• “Saying ‘I do’ doesn’t mean you’re done! Nobody ever put gas in a car and expected it to run for years. But lots of couples are running on emotional fumes. Truth is, if you’re not dating your spouse, your relationship is running out of gas.” (“40 Unforgettable Dates with Your Mate”)
• “Marriage gets the leftovers —leftover energy, leftover excitement, leftover creativity, and leftover thoughtfulness. We do everything else first. And then, if there’s time and we’re not exhausted, we’ll see if there’s something special or loving we can do for our spouses.
“I wonder what would happen if we flipped this around, if we started working after we focused on being married; if we fit our play and recreation around our duty to our spouses; if the kids had to occasionally give up something in order for Mom and Dad to get together —instead of the other way around. What would our marriages be like then? (Gary Thomas)
• “Instead of waiting for your [spouse] to be romantic, go ahead and try initiating romance yourself. That’s right —you! Sometimes we women (and many husbands) cling to the silly notion that spelling it out for [our spouse] ruins the romance. We want them to read our minds and create the romantic evening we’ve always dreamed of.
“Frankly, we need to get over it! If we don’t invest in romantic love, we take the risk that our marriage will become dull, boring, and disconnected. More marriage die because two people drift apart than because of a crisis.” (Melanie Chitwood)
More Marriage Maintenance Measures:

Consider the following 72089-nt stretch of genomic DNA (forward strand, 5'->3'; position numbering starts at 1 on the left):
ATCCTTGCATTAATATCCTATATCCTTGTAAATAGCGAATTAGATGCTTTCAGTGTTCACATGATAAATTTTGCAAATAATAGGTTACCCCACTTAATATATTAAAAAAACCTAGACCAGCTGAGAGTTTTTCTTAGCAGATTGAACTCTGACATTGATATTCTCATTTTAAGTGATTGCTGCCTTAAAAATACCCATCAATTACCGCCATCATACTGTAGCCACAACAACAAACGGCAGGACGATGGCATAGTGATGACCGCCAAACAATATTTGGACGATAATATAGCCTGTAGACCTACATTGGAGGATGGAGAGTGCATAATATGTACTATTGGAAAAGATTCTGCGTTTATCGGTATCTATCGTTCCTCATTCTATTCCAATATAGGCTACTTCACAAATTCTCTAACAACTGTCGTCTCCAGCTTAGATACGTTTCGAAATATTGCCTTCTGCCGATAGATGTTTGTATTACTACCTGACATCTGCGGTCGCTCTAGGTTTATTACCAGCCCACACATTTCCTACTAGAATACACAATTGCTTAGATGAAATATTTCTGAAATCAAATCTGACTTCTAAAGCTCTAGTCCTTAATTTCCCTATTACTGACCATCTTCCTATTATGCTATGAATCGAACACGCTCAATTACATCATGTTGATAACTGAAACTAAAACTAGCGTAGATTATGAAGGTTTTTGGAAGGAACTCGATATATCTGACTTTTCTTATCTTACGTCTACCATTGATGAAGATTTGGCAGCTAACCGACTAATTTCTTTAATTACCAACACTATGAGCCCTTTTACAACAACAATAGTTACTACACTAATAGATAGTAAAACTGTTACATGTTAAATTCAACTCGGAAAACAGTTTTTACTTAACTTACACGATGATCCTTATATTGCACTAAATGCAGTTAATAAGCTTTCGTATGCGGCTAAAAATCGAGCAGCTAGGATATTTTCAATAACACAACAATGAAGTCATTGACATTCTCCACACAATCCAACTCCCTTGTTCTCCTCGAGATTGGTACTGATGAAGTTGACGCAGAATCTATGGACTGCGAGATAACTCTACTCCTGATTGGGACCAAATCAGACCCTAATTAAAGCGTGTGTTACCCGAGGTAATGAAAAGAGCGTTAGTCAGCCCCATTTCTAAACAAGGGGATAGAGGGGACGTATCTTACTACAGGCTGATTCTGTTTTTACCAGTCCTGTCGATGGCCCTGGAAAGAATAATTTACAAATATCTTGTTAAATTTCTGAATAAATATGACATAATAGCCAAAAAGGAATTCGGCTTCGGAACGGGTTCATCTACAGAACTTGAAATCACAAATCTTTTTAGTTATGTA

• “Making your spouse a priority in your mind and a priority on paper (in your schedule) are different. We can say our spouse is a top priority, but do we make sure we schedule time to spend with them? Also, our definition of how we ‘connect’ can be different. We need to make sure we both feel we’re connecting.” (Tim Downs)
• “Marriage relationships, like all living things, need constant nourishment in order to flourish and grow. Simply put, marriage relationships need attention. …Marriages are like my house. I live in a two-story home surrounded by evergreen trees. When I clean out the gutters, I think the job should last for a year. But I’m mistaken. Pretty soon, needles and debris choke the downspout again.
“I think that my front porch light bulb should last for an eternity. I’m always surprised when it goes out and needs to be replaced. Our furnace has air filters which should continue unaffected for 10 years or more. Instead, if not cleaned out 2-3 times a year, they simply cease to function.
“What’s the matter with my house? Nothing! Even superior homes containing good foundations are solid building materials require maintenance. Always, they require attention. In the same way, even superior marriages with great foundations of years together and solid relational skills require maintenance to realize their full, God-given potential.” (Art Hunt)
Please Realize That:
• “Love, by itself, is not enough to sustain even the most loving couples. Marriage requires new skills in communication, conflict resolution and so on. Love cannot protect a marriage from harm. But love combined with effective skills can overcome all.” (Drs Les and Leslie Parrott)
• “Love is the one business in which it pays to be an absolute spendthrift: Give it away; splash it over; shake the basket; and tomorrow you’ll have more than ever.” (“God’s Little Instruction Book on Love”)
We hope you will work together to make your marriages grow healthy in intimate, covenantal love with each other and with God. Please know that a “cord of three strands is not easily broken.”
Steve and Cindy Wright